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This New Programming Langauge Makes Bash Scripting Easier for Gen Z

Bash scripting but with high-level scripting syntax for new-age cloud engineers.

Does Bash scripting need an improvement?

Maybe not, but Amber thinks it can at least let you write bash scripts in a high-level programming language.

A high-level programming language is closer to the human, written in a language that is easier for us to understand and write the code.

So Amber makes it easier for you to write Bash scripts using a high level programming language. How? Let's explore.

Amber: A programming language that compiles to Bash

This project is in the early stages of development with only an alpha release at the moment. Experiment with it if you want but don't use it in a production environment.

That's what Amber is. You write your scripts in a modern high level programming language and it is compiled as a bash shell script. It's as if you ran a bash script in the first place.

Amber is designed based on the ECMA script syntax. ECMA aims to standardize the syntax for general-purpose scripting languages. This way, you get a familiar syntax across various scripting languages that adhere to ECMA syntax.

So, you write your script into a high level language which is then compiled into a bash script. You can either run the amber script directly:

amber script.ab

If you want, you can compile an Amber script into a bash shell script and then use this bash shell script wherever you want.

For example, I took a sample Amber script:

// Define variables
let name = "John"
let age = 30

// Display a greeting
echo "Hello, my name is {name}"

// Perform conditional checks
if age < 18 {
    echo "I'm not an adult yet"
} else {
    echo "I'm an adult"

// Loop through an array
let fruits = ["apple", "banana", "cherry", "date"]
echo "My favorite fruits are:"
loop fruit in fruits {
    echo fruit

And then compiled it into a Bash script:

amber test.ab

And the generated file contained:

echo "Hello, my name is ${__0_name}";
if [ $(echo ${__1_age} '<' 18 | bc -l | sed '/\./ s/\.\{0,1\}0\{1,\}$//') != 0 ]; then
    echo "I'm not an adult yet"
    echo "I'm an adult"
__AMBER_ARRAY_0=("apple" "banana" "cherry" "date");
echo "My favorite fruits are:";
for fruit in "${__2_fruits[@]}"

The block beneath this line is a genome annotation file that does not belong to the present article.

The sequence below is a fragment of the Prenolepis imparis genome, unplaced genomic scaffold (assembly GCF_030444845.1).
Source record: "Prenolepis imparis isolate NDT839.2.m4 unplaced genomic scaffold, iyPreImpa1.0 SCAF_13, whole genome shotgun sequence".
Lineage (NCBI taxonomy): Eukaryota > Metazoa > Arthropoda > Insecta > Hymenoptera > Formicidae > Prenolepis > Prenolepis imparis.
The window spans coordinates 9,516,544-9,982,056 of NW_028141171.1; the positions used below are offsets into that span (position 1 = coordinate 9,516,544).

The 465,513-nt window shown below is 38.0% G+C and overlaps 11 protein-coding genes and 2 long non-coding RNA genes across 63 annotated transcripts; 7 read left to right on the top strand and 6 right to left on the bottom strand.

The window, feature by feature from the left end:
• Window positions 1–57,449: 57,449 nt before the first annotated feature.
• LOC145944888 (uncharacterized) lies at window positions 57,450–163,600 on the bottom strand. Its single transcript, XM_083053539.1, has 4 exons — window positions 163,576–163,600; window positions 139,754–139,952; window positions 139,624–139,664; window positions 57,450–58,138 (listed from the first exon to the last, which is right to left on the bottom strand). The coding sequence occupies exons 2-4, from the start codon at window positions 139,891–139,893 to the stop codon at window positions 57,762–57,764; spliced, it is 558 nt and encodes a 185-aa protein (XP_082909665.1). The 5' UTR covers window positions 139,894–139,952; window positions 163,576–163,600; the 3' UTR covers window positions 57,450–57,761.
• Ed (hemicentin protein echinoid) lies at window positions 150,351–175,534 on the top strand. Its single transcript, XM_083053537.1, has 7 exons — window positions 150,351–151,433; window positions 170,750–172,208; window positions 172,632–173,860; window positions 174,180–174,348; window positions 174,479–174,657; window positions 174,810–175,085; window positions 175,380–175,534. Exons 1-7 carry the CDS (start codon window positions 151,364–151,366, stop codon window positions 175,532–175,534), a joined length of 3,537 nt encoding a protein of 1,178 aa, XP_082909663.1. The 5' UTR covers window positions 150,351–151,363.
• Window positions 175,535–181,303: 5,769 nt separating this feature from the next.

echo "${fruit}"

Needless to say both scripts produced the same result on my system.

Amber also aims to provide you a type-safe and runtime-safe programming language that could handle bugs and mistakes during the compilation.

The warning it throws is a lot easier to understand than the wild guessing game while dealing with a bash scripting syntax error. I mean "syntax error: unexpected end of file" is not enough to understand the syntax errors in your bash scripting, is it?

That feature itself would save major headaches for those who are new to bash scripting.

Amber is an open source project licensed under GPL 3.0.

Installing Amber on Linux

To install Amber language on Linux, you can use this bash script (amusing irony). You'll need sudo access here.

curl -s "" | bash

Those emojis in the output indicate that Amber targets (or is written by) Gen Z Linux users. Typical sysadmin would have used echo commands with colored output 😉

Installing Amber language on Linux

Amber has a pretty decent documentation that would help you get started with this scripting language.

Amber Documentation
Documentation for Amber programming language


It seems that 2024 is the year when we are seeing more new tools tailored toward the Gen-Z people (sorry for overusing the Gen Z term). It reminds me of Warp terminal that is for people who are not comfortable with the classic Linux terminals.

Warp: Rust-based Terminal With Built-in AI is Now Available for Linux Also!
A terminal emulator with built-in AI, futuristic.

Like Warp, Amber too is for new-age techies who want to enter the cloud and DevOps field without bothering much about learning and dealing with classic bash scripting.

You may scoff at it, but there is a new breed of DevOps who probably have never seen a Linux terminal or at least don't see it very often. They work on tools that abstract the underlying mechanism. While a seasoned sysadmin could say this could be done with a bunch of bash scripts, the tools make things easier.

Amber is not for everyone. It is definitely not for someone who regularly writes bash scripts. I think you would have to forget bash scripting first to use Amber.

But it could be a choice of tool for some who don't feel too comfortable with bash scripts but must write them in their workflow.

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